Don’t put off seeing Oakland Museum’s perma-collections

Oakland Museum displays antique car that was heading for Gold Rush territory. Photo by Woody Weingarten.

When I was five, my dad told me not to worry about finding a round tuit. I could do it later.

“What’s a round tuit?” I asked, having never heard the term.

“It’s anything you keep delaying but finally do,” he said, a huge grin crossing his face.

Seven decades later, I again recognize how smart my father was: I’m still finding round tuits. Case in point — The Oakland Museum of California (OMCA).

My wife, following a neighbor’s recommendation, had repeatedly suggested we take our granddaughter. But one thing or another always got in the way. A couple of weeks ago, voila! — we at last got “around to it.”

And, as might be expected, I ended up feeling foolish for having postponed the visit so long.

The museum’s utterly fantastic — especially its state history exhibit, one of three permanent collections on display. Ranging from regalia-clad manikins of indigenous Klamath River people to today’s progressive developments.

Caution sign, now in Oakland Museum, had warned drivers on Interstate 5 near San Diego of immigrants who’d crossed the border from Mexico. Photo by Woody Weingarten.

Highlights include a Foley booth in which visitors can create their own sound effects; vehicles from bygone eras; reflections of long-forgotten border problems; a TV set with commercials marketing early edition Barbie and Ken dolls (and showing outdated test patterns); and an ancient Wurlitzer juke box with wonderfully nostalgic hits such as the Andrews Sisters’ “Boogie Woogie Bugle Boy,” Duke Ellington’s “Take the A Train,” Gene Autry’s “Deep in the Heart of Texas” and the Mills Brothers’ novelty tune, “Flat Foot Floogie.”

OMCA’s eclectic art part is also spellbinding.

From a vintage silver ceremonial-presentation trumpet to a series of striking black-and-white photos by Dorothea Lange of her family, neighbors and Berkeley environs rather than her more familiar “people in desperate circumstances — Dust Bowl refugees, victims of racism, and Japanese Americans imprisoned by their own government during World War II.”

The museum’s natural sciences perma-exhibit is likewise mesmerizing. Tons of animal reproductions (depicting habitats, the wild and food-chain confrontations).

The day I visited I was taken by the narrow range of patrons — surprisingly young (including one girl with more nose rings than I could count and a dude carrying a skateboard) — who obviously appreciated the dioramas and antiquities.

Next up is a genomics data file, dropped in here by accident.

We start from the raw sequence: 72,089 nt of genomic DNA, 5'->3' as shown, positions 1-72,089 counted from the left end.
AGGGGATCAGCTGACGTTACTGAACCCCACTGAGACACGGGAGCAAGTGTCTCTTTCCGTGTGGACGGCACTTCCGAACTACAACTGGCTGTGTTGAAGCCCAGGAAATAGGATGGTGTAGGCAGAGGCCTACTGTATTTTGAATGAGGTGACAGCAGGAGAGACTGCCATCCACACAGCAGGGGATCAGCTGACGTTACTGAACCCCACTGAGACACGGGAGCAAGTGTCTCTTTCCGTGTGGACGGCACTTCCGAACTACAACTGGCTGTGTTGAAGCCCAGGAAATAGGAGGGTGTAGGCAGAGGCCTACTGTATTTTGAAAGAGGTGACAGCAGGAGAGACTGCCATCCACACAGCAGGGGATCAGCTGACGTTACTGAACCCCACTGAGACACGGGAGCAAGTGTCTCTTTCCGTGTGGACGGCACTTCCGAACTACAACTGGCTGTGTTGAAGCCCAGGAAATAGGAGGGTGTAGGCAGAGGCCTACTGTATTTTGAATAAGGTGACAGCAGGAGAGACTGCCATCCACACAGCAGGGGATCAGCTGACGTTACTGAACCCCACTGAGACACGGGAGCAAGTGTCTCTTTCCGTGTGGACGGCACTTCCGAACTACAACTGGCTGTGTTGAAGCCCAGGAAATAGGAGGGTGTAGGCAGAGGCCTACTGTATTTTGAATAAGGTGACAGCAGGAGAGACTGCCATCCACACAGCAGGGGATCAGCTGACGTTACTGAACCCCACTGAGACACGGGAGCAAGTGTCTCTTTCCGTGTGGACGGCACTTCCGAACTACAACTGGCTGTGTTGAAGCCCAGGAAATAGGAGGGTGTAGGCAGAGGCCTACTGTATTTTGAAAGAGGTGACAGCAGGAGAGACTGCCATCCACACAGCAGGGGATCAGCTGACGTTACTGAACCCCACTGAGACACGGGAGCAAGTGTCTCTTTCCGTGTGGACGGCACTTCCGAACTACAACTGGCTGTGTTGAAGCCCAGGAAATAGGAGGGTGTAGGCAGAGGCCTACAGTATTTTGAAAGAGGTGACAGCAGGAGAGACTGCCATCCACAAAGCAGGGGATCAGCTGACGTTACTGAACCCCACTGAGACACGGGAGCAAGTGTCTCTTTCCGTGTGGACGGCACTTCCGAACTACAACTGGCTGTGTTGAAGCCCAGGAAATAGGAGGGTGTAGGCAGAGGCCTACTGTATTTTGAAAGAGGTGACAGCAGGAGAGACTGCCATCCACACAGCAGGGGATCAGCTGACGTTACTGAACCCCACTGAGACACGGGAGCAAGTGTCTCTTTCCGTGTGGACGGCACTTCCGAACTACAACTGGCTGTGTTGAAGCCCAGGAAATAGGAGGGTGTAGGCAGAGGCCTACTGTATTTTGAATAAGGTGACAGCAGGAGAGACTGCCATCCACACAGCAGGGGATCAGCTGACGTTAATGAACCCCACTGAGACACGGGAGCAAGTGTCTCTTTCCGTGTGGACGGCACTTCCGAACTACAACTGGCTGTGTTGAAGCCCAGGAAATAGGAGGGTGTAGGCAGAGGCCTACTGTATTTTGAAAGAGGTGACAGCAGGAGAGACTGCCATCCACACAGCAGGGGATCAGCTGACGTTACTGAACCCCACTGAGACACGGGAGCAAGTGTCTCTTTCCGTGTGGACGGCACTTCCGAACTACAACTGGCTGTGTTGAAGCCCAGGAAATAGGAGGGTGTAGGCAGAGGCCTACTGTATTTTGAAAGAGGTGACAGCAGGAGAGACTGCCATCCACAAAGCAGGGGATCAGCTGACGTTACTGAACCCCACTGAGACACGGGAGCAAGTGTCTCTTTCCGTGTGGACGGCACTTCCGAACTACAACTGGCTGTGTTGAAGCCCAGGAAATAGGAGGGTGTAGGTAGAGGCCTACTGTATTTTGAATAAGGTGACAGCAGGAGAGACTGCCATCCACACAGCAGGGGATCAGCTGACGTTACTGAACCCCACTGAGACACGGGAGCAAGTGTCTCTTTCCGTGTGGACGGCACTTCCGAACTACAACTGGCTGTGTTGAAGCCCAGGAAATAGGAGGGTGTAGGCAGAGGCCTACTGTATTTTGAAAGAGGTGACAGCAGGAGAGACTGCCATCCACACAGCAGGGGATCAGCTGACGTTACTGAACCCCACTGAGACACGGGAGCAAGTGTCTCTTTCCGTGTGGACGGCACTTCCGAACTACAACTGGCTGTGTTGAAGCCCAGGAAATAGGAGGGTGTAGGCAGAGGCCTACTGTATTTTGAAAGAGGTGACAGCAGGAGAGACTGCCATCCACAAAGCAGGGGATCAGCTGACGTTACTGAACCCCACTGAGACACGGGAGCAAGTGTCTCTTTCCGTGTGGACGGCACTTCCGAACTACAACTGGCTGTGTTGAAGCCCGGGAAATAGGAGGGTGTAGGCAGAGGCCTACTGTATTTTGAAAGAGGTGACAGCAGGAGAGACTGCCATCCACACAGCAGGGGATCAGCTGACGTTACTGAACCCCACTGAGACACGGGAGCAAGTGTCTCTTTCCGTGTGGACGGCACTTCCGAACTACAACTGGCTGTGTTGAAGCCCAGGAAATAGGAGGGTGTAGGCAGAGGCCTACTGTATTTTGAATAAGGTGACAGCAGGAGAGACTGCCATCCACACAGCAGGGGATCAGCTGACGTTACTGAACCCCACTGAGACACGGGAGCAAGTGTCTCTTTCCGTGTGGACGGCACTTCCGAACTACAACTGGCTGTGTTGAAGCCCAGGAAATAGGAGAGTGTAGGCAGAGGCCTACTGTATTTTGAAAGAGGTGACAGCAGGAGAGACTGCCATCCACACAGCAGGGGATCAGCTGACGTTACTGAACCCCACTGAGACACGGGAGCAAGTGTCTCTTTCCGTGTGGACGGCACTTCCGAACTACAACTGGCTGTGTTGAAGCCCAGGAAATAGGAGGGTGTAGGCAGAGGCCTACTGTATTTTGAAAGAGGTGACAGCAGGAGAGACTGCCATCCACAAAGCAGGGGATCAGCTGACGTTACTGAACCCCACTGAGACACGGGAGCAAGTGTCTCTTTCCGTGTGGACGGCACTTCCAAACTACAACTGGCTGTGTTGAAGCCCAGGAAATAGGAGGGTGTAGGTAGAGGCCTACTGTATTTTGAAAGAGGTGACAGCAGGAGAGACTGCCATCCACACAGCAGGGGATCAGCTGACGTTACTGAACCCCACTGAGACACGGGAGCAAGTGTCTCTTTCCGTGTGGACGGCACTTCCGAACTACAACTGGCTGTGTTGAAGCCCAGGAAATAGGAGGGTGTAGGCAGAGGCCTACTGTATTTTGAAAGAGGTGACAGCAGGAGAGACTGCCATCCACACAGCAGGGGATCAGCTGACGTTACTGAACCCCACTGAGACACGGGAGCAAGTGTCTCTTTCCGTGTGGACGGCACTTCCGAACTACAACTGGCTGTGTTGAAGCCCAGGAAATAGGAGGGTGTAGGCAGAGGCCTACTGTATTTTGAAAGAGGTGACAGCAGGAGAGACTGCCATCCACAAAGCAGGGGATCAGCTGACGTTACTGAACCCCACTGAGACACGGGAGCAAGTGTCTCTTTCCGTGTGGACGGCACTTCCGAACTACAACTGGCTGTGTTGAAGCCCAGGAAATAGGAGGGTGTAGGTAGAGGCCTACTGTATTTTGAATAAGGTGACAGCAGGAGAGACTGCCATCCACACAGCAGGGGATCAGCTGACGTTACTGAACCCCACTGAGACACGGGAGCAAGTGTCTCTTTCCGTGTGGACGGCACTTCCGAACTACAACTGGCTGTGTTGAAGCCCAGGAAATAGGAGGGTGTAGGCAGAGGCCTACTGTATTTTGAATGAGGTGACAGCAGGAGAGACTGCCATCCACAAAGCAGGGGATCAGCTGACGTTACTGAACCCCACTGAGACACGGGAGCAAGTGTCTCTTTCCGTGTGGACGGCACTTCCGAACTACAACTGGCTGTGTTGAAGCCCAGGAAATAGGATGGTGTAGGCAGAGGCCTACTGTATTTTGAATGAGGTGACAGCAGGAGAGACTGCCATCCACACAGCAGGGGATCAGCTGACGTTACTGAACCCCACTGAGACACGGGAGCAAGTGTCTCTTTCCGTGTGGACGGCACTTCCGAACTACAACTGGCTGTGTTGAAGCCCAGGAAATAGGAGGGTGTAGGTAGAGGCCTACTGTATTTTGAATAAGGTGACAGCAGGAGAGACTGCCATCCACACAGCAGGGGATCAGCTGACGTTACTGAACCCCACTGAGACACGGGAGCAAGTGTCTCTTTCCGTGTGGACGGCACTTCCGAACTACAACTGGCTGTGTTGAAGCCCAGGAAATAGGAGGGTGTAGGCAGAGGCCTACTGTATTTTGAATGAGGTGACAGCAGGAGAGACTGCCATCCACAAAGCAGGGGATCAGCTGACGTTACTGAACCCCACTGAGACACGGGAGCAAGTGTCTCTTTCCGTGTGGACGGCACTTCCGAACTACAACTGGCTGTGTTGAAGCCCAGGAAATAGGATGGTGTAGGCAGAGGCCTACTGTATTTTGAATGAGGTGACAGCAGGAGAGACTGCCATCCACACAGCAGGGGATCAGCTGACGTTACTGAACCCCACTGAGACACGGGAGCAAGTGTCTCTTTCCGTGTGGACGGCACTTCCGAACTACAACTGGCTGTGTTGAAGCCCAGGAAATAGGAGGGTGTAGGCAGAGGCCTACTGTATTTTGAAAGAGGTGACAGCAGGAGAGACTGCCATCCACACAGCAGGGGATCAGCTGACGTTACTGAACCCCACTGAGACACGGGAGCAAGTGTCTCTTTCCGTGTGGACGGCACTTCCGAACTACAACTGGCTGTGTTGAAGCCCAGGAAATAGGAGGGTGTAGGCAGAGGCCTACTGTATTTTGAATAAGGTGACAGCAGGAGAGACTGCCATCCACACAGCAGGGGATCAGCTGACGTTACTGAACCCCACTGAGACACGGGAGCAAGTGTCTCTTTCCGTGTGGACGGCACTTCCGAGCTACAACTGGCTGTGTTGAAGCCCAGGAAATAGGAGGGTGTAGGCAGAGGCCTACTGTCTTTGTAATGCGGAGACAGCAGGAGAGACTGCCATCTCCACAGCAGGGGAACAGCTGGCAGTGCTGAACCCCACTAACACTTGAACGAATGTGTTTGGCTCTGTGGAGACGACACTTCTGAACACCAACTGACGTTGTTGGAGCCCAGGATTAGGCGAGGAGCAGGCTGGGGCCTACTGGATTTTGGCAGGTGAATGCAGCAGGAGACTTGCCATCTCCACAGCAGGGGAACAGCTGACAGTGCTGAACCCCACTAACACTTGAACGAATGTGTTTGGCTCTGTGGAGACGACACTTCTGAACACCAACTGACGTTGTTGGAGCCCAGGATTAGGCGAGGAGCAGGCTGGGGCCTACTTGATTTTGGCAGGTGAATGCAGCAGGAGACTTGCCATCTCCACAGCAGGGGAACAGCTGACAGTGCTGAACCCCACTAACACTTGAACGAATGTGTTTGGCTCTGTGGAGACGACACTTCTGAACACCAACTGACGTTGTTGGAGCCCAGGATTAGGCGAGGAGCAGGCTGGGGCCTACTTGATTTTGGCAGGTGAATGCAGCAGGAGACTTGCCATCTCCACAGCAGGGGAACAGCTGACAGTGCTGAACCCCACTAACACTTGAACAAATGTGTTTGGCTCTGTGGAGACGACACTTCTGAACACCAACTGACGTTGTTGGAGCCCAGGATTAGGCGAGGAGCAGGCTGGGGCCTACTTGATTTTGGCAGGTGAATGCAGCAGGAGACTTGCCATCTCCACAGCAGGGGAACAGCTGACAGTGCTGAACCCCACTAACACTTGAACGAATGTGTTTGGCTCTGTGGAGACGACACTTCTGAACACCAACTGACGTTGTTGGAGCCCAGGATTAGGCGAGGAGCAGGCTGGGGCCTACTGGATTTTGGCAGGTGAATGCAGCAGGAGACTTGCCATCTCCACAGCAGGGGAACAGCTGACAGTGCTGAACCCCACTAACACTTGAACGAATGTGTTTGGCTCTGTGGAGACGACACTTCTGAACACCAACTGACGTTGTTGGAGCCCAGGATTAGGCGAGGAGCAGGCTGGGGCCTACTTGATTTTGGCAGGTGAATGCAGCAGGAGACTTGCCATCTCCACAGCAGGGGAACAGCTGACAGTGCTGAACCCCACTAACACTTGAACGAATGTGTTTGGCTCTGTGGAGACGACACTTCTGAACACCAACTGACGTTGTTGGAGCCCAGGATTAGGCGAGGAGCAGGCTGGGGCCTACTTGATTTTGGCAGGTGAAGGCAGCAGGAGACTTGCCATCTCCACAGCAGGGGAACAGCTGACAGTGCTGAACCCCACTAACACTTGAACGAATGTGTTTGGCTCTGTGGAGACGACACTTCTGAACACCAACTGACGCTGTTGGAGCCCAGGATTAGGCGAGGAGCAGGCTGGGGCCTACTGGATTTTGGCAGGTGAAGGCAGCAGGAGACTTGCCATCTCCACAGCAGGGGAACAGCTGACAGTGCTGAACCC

I’d expected more white-hairs like me.

The museum’s café, not incidentally, is remarkable. I’ve despised museum eateries all over the world because their prices tend to be high, their food low-mediocre. Here, lunch is exceptionally tasty (with generous portions), the price tag moderate.

Gardens, too, are worth a look-see, if only for a few minutes — as are temporary exhibits (currently J.B. Blunk: Nature, Art & Everyday Life,” through Sept. 9, and “Take Root: Oakland Grows Food,” through Jan. 13).

Over all, the facility provides much too much to experience in a single day. I, in fact, ran short of energy after four-and-a-half hours.

But I vowed to return.

Hence my advice to you: Get thee quickly not to a nunnery but to the Oakland Museum — even if you have plenty of time to get a round tuit.

About the Author

Woody WeingartenWoody Weingarten, who can be reached at or, can’t remember when he couldn’t talk — or play with words. His first poem was published in high school but when his hormones announced the arrival of adulthood, he figured he’d rather eat than rhyme. So he switched to journalism. And whadda ya know, the bearded, bespectacled fella has used big, small and hyphenated words professionally since jumpstarting his career in New Yawk City more than 60 years ago. Today the author of the book “Rollercoaster: How a man can survive his partner’s breast cancer” is also a reviewer-critic, blogger and publisher — despite allegedly being retired. During his better-paid years as a wage slave he was an executive editor and writer for daily and weekly publications in California, Florida, New Jersey, Pennsylvania and New York. He won writing awards for public service and investigation, features, columns, editorials and news. Woody also has published weekly and monthly newspapers, and written a national column for “Audio” magazine. A graduate of Colgate University, he owned a public relations/ad agency and managed an advertising publication. The father of two and grandfather of three, he and his wife, Nancy Fox, have lived in San Anselmo in Marin County for three decades. He figures they'll stay.View all posts by Woody Weingarten →